Florida Inquiry Clears Bloomberg Over Felons Voting Case

Former New York City Mayor Mike Bloomberg speaks during a news conference on Tuesday, March 3, 2020, in Little Havana, a neighborhood in Miami. Florida authorities on Wednesday, May 5, 2021 closed a criminal investigation into fund-raising efforts by Bloomberg to pay off the outstanding fines of thousands of the state's felons seeking to reclaim their voting rights, finding no violations of election law. (AP Photo/Brynn Anderson, file)
Former New York City Mayor Mike Bloomberg speaks during a news conference on Tuesday, March 3, 2020, in Little Havana, a neighborhood in Miami. Florida authorities on Wednesday, May 5, 2021 closed a criminal investigation into fund-raising efforts by Bloomberg to pay off the outstanding fines of thousands of the state's felons seeking to reclaim their voting rights, finding no violations of election law. (AP Photo/Brynn Anderson, file)

TALLAHASSEE, Fla. (AP) — Florida authorities on Wednesday closed a criminal investigation into fund-raising efforts by former New York City Mayor Michael Bloomberg to pay off the outstanding fines of thousands of the state's felons seeking to reclaim their voting rights, finding no violations of election law.

“After a review of the data, no donations from Bloomberg were identified nor were any violations of Florida election laws found,” said a two-page summary released by the Florida Department of Law Enforcement.

Bloomberg last year earmarked $100 million in Florida to help defeat then-President Donald Trump. In addition, investigators said, the billionaire Democrat and former presidential candidate raised more than $16 million to help pay off the legal debts of felons so they could vote in the election.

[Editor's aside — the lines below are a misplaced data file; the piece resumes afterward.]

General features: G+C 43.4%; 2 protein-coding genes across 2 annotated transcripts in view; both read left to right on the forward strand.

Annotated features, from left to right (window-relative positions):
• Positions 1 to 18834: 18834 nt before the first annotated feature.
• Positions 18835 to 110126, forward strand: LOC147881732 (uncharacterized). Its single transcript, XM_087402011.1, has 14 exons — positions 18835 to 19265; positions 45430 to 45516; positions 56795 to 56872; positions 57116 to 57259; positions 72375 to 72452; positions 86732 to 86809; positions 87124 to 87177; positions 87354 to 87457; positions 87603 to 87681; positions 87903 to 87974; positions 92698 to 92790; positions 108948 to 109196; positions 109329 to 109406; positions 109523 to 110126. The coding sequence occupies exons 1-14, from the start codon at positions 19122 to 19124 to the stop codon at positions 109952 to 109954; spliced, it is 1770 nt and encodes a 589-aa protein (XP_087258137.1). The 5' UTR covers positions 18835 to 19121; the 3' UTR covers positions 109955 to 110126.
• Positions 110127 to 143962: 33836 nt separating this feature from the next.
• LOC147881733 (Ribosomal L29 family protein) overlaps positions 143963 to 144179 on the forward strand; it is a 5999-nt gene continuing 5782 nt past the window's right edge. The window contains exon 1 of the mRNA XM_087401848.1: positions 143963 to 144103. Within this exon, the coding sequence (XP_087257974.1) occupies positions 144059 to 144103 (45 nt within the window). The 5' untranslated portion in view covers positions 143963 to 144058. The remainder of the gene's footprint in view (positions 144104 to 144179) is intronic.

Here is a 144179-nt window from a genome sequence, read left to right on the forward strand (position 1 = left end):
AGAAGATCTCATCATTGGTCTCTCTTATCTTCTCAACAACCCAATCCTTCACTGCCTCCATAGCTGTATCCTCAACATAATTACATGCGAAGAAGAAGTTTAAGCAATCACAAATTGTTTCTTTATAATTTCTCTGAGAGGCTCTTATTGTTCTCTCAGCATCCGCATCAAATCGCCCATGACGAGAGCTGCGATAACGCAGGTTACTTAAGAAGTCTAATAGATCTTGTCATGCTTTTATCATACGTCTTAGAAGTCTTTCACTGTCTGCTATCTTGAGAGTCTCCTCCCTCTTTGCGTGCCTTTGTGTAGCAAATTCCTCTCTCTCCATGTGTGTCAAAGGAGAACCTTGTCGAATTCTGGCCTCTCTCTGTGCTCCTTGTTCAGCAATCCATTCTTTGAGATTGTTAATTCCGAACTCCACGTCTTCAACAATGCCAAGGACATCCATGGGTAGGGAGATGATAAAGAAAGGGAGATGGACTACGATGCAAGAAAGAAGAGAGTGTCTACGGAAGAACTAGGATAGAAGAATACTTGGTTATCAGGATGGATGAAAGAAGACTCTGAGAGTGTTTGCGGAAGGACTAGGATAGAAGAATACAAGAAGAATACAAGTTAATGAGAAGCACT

At the time, Florida Attorney General Ashley Moody sent letters to the state Department of Law Enforcement and the FBI saying further investigation was warranted. Gov. Ron DeSantis had asked Moody, both Republicans, to review whether Bloomberg and the Florida Rights Restoration Coalition had violated the law by offering incentives for voting.

Under a Florida ballot measure called Amendment 4, which Florida voters passed overwhelmingly in 2018, felons who had completed their sentences could have voting rights restored. But the measure subsequently became mired in court battles over what it meant to complete a criminal sentence.

A federal appellate court in Atlanta last year sided with DeSantis when it ruled that a completed sentence not only meant time served but also required that fines and fees associated with a person's sentence be satisfied.

To restore voting rights, groups sought to pay the outstanding debts of hundreds of thousands of the state's 1.4 million felons.

“This investigation was an example of how politics can be inserted into something that’s good and distract us from the important work of helping people,” said Neil Volz, deputy director of the Florida Rights Restoration Coalition. “We didn’t let it distract us, and as a result, a record number of returning citizens turned out and voted in our state.”

Since 2019, the group has raised some $28 million toward the effort and paid off the fines and fees of 44,000 released felons.

Volz said Bloomberg did not give the coalition any money nor did he have any direct involvement in it.

A spokesperson for Bloomberg did not have any immediate comment when contacted by The Associated Press.

State authorities launched its preliminary investigation last September at the request of the state attorney general, who the FDLE said alleged that the Florida Rights Restoration Coalition received funds for the purpose of paying the outstanding fees and court costs of Florida felons.

But after its review, the department of law enforcement concluded its findings did not justify that it continue the investigation.

The news of the development was first reported by POLITICO.

During the course of its initial investigation, the agency said it attempted to determine if there was any misconduct by the FRCC in its interactions with the convicts the group sought to help, with particular focus on whether the group tried to influence how they would vote. “FRRC did not give guidance as to what particular political party or candidate to vote for,” the agency said.